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Alan Greenspan just doesn’t go away.  Even after steering the US economy in the direction of an iceberg (only to jump off just before it crashed) he continues to spread misinformation about the system he has so vastly misunderstood.  In an interview yesterday Greenspan continued his “USA is bankrupt” tour.

He still doesn’t understand that a sovereign nation who is the supplier of currency in a floating exchange rate system has no solvency risk via traditional debt default.  He says the bond vigilantes are just waiting to attack the USA.  This man, who controlled the Fed, still doesn’t understand that a sovereign government that issues its own debt has full control of the rate of interest paid on that debt:

On current U.S. fiscal policy being a ‘dangerous game’:
“When the Greek crisis hit, everything reversed and the flood of monies obviously coming into the dollar turned it around again. The overall reactions in this market are really telling us that we’re involved in a dangerous game.  I know everyone says, Let’s wait for a couple of years, keep the stimulus going and then we’ll solve the problem. I think that’s a very risky strategy. I don’t deny that if I knew that you could do that that is obviously the best strategy. I’m not sure the markets are going to allow them to do that.”

On the current amount of U.S. fiscal deficit:
“We are in this stage of increasing the debt held by the public at a pace that is closing the gap to capacity to borrow at an alarmingly rapid rate. All through the history of the United States, going back to 1791 when the Treasury began, we have always kept our debt level well below any measure of borrowing capacity and we’ve never had any problems. But that cushion is growing very narrow and we don’t know where the capacity level, top level is.”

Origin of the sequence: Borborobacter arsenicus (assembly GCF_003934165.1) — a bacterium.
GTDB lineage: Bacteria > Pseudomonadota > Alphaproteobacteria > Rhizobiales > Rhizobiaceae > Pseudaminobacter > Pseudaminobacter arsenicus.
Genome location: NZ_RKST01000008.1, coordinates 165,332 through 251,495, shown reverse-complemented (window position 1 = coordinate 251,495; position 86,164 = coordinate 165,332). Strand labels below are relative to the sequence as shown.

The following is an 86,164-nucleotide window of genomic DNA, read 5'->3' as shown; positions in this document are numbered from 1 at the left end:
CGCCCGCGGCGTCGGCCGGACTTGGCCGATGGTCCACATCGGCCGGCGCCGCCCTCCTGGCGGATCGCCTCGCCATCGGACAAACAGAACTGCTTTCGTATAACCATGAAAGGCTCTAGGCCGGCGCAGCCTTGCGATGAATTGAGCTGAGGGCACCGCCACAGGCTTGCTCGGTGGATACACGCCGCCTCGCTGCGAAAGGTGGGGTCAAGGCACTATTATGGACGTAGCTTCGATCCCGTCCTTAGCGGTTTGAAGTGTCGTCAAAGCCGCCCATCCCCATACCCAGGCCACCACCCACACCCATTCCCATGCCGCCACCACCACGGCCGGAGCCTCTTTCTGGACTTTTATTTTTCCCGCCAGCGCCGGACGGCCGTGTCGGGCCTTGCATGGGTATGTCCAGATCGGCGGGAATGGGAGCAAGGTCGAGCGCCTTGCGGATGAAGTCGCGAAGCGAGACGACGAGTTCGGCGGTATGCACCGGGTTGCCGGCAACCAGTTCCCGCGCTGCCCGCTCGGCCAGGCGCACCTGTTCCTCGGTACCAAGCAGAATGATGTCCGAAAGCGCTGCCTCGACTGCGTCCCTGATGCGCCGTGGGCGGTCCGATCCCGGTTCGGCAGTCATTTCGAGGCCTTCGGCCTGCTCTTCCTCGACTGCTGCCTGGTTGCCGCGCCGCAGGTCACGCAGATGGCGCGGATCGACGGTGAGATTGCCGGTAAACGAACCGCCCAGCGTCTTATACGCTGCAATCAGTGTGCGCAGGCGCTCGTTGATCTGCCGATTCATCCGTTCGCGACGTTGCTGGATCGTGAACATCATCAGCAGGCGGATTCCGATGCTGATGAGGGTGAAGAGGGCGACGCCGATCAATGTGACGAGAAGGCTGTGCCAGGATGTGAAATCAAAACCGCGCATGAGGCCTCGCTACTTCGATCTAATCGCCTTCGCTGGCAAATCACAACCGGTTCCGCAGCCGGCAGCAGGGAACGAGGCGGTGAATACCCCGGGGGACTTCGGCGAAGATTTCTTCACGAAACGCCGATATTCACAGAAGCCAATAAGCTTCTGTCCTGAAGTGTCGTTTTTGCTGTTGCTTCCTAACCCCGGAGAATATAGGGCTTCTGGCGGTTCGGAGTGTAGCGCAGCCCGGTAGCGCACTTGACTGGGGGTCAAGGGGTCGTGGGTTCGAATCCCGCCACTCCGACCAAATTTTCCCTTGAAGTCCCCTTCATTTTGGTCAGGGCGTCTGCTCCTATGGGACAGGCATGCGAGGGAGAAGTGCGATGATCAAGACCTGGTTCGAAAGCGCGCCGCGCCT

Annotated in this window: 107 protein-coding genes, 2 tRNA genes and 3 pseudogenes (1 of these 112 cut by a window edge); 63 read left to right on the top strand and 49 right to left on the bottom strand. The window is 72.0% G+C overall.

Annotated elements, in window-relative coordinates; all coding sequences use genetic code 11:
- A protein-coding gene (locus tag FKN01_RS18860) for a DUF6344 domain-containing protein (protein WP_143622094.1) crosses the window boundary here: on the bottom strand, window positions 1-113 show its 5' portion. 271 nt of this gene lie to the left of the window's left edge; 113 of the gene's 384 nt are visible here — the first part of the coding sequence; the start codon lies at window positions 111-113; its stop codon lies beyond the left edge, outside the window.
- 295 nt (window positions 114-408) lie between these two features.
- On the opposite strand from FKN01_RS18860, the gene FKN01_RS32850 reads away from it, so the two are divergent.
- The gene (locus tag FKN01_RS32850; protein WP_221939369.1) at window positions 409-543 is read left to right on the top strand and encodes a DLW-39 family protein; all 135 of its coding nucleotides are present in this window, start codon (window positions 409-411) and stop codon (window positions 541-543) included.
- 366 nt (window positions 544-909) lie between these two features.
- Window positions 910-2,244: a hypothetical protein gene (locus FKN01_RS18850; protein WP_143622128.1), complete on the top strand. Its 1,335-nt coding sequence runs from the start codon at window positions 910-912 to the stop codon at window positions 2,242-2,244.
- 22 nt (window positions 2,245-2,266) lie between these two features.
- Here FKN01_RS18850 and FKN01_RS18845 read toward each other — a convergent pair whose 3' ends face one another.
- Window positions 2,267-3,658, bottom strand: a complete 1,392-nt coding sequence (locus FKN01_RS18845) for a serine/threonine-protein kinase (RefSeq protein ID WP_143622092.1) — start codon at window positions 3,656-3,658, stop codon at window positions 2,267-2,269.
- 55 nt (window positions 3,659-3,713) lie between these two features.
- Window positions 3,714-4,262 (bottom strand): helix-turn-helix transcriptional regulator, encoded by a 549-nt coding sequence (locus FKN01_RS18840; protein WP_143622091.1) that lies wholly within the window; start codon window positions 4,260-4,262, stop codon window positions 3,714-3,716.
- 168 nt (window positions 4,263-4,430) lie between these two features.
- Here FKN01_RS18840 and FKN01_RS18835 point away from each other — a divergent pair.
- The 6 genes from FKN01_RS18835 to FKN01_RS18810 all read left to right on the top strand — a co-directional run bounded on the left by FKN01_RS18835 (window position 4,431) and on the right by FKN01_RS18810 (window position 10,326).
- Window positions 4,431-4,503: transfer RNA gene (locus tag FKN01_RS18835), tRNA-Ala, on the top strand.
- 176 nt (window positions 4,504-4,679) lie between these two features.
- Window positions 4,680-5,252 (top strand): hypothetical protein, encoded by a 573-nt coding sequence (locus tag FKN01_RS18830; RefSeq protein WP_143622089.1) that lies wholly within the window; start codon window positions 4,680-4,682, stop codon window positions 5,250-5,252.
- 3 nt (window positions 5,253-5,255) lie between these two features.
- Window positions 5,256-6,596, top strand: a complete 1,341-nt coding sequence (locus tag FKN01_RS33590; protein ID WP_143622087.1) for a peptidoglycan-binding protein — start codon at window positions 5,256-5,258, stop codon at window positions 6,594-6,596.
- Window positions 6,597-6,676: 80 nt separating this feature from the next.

Bring on the austerity he says:

On letting the Bush tax cuts expire:
“I think that we’re going to have to raise taxes because no matter how much we would like it be otherwise and I would like it to be otherwise, there is no political scenario in which I am acutely aware in any sense whatever that that’s going to happen. But I think we have to get started on this problem very quickly, so I’m advocating what seems to be a very radical position – let the tax cuts lapse.”

He actually seems to understand that QE is an exercise is futility.  Adding more apples to the shelves doesn’t make the shopkeeper more likely to sell apples:

On whether quantitative easing is enough to get “money moving” and spur growth in the U.S. economy:
“Remember that success requires that the money multiplier generates. If you’re merely going to add x100 billion dollars to excess reserves and they just sit there on the asset side of the commercial banks’ balance sheet not being re-lent, you’ve merely gone through a very interesting bookkeeping calculation.  It has zero economic effect. You’ve got to break that psychology that prevents the current trillion dollars from being invested. In other words, you need commercial bank A to lend to steel company B, the reserves it’s holding there. That’s the only way you get the system moving. That is not happening. And so implicit in this increase quantitative ease is basically the implication that somehow it is going to get the money multiplier moving.”

He also thinks the government is out of bullets:

On what the government can do to spark money movement:

“In my experience, triggering or dissipating that malaise if I may use the term, you’ve got to go through a period of boredom not sparking. You don’t spark. Human psychology being what it is rather we like it or not doesn’t get sparked. It gets a gradual erosion of fear. And all of a sudden, you start taking little baby steps and things are moving along well and you just pick up. That’s the way markets behave. I mean, you’re not going to change that.”

Source: Bloomberg Television

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